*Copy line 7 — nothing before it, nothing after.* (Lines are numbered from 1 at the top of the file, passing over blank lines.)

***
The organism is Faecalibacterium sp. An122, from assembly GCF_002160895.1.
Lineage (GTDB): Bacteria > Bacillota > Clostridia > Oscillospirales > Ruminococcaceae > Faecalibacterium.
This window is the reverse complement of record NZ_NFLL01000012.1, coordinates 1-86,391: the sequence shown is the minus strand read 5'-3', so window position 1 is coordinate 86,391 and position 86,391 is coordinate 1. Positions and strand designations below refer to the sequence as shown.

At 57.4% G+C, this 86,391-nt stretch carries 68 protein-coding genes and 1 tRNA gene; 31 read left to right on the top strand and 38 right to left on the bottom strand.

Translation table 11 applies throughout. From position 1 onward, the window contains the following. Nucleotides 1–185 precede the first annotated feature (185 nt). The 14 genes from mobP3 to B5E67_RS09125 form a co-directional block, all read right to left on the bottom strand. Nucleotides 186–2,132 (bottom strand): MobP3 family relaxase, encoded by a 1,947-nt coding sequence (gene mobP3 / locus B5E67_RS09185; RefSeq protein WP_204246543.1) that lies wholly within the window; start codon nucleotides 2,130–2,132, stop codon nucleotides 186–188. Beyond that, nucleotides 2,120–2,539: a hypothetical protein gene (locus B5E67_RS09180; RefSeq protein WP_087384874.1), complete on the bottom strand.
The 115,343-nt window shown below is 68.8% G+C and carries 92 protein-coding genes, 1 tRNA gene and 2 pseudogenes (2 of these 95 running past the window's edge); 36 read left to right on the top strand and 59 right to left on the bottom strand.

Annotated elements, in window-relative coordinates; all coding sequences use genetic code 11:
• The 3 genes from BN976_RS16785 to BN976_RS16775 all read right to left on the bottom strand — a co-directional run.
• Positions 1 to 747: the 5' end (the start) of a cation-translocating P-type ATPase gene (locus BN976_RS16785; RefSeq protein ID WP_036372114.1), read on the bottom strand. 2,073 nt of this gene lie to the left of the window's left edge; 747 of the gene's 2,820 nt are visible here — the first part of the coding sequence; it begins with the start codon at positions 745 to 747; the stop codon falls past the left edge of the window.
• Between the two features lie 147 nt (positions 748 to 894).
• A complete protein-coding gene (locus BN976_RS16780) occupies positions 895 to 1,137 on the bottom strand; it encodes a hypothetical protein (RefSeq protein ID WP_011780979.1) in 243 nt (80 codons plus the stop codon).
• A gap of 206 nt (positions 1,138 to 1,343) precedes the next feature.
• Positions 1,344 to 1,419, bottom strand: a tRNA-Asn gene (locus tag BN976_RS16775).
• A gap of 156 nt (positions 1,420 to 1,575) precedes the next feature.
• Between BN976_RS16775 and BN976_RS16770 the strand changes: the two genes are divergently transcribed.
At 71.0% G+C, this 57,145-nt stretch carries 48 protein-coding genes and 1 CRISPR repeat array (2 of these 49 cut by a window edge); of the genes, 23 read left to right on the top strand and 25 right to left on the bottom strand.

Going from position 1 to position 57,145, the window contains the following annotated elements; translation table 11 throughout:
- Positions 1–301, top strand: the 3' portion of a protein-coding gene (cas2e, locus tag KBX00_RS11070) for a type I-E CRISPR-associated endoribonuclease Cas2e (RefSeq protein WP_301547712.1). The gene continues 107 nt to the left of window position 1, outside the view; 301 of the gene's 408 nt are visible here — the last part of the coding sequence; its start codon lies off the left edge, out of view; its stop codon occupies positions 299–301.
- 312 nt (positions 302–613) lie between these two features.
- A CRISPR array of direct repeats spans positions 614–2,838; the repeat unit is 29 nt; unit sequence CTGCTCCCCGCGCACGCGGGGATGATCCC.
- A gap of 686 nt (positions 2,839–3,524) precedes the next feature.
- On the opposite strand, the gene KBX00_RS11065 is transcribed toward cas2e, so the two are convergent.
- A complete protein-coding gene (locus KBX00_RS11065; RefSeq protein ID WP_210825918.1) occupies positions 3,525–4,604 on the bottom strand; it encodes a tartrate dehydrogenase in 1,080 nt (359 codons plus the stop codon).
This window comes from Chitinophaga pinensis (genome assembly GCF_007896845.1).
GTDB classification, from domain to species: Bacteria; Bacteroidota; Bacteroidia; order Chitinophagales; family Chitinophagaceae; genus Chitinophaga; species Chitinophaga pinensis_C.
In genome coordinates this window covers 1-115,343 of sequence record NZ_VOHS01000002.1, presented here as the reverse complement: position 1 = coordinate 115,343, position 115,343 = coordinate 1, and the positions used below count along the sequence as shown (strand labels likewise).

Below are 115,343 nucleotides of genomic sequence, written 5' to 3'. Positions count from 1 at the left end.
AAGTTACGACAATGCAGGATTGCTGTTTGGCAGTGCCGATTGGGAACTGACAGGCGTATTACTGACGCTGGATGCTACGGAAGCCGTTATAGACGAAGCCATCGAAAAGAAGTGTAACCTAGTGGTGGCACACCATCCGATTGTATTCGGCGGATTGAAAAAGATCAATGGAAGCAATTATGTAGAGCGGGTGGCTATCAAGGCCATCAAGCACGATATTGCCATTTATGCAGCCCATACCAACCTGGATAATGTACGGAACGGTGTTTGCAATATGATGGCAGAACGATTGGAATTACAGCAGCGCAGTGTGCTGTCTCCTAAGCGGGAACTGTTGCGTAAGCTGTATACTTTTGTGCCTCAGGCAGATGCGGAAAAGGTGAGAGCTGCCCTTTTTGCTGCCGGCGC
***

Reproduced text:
Annotated elements, in window-relative coordinates; all coding sequences use genetic code 11: